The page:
Exercise FAQs

The “get moving” calendar says “stretch video #1” but i can’t find that video-where is it?

The stretch video is the first video under workouts. It says “The Foam Roller” in blue and you’ll see above that in grey it says “stretching routine #1”

I’m sore from starting the program-is this normal?

In short, yes! This is normal. If you have not exercised much in the past your body is starting to “wake up” to movement. Your body is communicating with you-which is a good thing! You are likely to feel stiff and sore the most in spots that you are weakest. Feeling sore and stiff as an after-effect of exercise is called DOMS (delayed onset muscle soreness)--and it’s not a bad thing! This means the work you are doing is effective. If you are just starting out and have not exercised muc in the past we don’t know yet where your threshold is for exercise intolerance. When you start to feel sore I suggest backing off a bit to give your body time to adapt. Take a day off and maybe alternate one day on, one day off, until the soreness starts to disappear.

How much should I do? Can I combine Autoimmune Strong with other activity?

The answer to this is not straightforward as we are all in different places of our fitness journey. Some people can handle abdominal bracing, foam rolling, a workout video and a walk all in the same day. Others may not be able to ab brace and foam roll in the same day without being sent into a flare. Our general rule is to think about what you think you can handle then start with ¼ of that and build slowly. Be sure to incorporate all areas of activity and stress when you think about how much you can handle. Have you gotten enough sleep lately? Do you have household chores that will take up energy? Be sure to think of all activities not just “exercise” when you think about how much your body can safely handle. See more in this video about finding the right amount of exercise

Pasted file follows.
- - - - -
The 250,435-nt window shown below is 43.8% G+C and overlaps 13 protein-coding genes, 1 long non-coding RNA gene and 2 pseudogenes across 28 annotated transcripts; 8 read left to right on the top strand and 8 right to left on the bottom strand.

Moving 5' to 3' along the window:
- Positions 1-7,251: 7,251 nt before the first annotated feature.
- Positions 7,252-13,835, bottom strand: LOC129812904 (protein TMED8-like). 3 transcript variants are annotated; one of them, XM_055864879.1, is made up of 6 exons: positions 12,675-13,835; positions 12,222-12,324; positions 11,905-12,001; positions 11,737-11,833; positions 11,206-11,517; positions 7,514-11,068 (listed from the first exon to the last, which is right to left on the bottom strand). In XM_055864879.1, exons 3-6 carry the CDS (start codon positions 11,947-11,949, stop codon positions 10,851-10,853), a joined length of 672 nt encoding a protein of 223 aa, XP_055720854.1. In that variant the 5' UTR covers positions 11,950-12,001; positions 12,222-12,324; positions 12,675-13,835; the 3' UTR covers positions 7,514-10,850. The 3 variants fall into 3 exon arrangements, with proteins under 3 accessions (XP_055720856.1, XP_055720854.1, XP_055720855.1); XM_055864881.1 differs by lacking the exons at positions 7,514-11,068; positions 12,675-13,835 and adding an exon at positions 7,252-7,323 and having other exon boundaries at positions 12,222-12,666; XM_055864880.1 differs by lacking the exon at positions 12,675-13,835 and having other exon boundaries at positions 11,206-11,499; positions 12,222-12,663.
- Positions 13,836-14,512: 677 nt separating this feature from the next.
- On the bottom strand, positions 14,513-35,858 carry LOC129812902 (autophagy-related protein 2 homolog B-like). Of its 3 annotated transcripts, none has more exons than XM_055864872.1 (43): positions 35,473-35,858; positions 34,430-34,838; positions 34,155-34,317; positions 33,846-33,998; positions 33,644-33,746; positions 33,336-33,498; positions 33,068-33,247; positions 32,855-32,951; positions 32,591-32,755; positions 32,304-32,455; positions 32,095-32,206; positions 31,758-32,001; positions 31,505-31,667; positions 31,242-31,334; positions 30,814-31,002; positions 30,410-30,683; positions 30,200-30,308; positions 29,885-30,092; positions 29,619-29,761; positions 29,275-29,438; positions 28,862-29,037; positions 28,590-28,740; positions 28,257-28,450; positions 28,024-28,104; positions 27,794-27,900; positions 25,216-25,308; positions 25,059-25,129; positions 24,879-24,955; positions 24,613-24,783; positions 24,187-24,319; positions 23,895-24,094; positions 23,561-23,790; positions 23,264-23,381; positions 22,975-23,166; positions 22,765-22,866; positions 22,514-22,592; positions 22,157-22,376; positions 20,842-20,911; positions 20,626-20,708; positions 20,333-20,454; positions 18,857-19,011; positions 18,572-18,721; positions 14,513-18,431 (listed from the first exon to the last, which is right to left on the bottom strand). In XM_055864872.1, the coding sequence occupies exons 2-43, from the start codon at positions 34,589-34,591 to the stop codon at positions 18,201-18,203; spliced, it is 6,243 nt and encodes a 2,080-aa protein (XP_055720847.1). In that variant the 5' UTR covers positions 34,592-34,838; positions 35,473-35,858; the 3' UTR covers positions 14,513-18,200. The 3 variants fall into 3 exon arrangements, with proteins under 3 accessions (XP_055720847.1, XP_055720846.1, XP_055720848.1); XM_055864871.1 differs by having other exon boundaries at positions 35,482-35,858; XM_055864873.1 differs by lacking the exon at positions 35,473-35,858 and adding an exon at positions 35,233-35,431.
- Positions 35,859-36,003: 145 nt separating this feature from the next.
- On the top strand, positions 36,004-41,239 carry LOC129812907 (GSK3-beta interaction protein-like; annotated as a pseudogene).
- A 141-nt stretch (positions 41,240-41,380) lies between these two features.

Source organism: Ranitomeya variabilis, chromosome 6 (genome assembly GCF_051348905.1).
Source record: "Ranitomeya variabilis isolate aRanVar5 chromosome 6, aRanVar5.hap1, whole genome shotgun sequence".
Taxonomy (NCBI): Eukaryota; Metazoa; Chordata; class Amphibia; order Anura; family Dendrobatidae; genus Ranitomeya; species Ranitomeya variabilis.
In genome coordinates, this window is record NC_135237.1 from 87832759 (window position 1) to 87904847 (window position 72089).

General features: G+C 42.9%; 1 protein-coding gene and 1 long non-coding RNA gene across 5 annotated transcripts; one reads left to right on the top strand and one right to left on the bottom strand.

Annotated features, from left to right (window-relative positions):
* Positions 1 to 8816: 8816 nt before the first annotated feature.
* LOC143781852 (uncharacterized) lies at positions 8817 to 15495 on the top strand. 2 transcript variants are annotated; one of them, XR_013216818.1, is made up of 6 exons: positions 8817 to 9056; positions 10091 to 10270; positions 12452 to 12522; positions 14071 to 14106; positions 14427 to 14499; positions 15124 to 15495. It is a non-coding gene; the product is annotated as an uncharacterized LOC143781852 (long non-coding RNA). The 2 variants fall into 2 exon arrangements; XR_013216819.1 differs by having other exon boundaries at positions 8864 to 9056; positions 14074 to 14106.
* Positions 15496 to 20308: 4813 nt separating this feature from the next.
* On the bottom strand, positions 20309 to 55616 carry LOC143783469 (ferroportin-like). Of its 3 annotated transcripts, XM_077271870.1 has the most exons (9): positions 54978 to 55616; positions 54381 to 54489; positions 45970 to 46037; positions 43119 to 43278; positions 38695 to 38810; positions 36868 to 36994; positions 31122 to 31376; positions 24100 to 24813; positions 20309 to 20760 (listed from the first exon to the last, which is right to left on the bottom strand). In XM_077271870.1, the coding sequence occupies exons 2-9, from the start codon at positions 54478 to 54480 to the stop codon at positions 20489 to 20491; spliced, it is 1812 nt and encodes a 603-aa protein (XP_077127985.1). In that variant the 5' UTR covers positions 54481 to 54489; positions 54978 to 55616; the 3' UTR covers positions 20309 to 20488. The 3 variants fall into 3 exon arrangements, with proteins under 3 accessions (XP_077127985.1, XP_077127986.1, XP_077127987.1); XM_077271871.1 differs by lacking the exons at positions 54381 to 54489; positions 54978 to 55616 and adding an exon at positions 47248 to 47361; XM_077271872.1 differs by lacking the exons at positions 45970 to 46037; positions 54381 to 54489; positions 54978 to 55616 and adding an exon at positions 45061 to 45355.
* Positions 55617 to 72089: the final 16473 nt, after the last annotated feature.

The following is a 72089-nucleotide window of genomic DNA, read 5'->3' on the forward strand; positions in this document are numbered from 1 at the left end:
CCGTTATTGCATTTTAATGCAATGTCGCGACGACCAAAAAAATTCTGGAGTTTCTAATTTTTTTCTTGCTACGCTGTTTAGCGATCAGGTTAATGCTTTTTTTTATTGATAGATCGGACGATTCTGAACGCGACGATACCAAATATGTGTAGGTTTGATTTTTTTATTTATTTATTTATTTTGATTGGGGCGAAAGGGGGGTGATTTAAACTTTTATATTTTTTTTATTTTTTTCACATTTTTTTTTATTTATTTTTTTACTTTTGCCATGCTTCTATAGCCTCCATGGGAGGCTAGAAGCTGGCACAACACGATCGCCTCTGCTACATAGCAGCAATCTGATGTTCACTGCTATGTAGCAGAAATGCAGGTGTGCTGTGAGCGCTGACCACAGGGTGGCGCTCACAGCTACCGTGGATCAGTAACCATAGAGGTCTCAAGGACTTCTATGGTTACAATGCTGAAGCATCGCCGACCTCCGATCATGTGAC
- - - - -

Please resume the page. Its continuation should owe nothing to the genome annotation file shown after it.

I’m in pain or a feel a flare coming on-what should I do about sticking with the program?

Our first reaction when feeling a flare is to stop everything because,well, everything hurts! Rest is definitely an important aspect of healing a flare. But, as counterintuitive as it may seem, keeping a little movement or exercise can actually help to heal a flare. This is a delicate balance but even if you can do 2 seconds of abdominal bracing in bed it will help your healing journey. Do not push yourself but show your body love by engaging with healing movement. Other examples may be foam rolling or stretching depending on your level of fitness and past experience.

Exercise has always been very hard for me, am I just lazy?

No! You are definitely not lazy. For those of us living with autoimmune disease we often deal with exercise intolerance which is defined as “a condition of inability or decreased ability to perform physical exercise at what would be considered to be the normally expected level or duration. It also includes experiences of unusually severe post-exercise pain, fatigue, nausea, vomiting or other negative effects.” People living with autoimmune disease are constantly under a barrage of stress, simply due to their overactive immune systems. Exercise is an additional stressor on the body--one that can lead to positive change. So we need to balance the total stress in our lives including exercise in order to avoid flare ups. You can learn more about exercise intolerance in this post.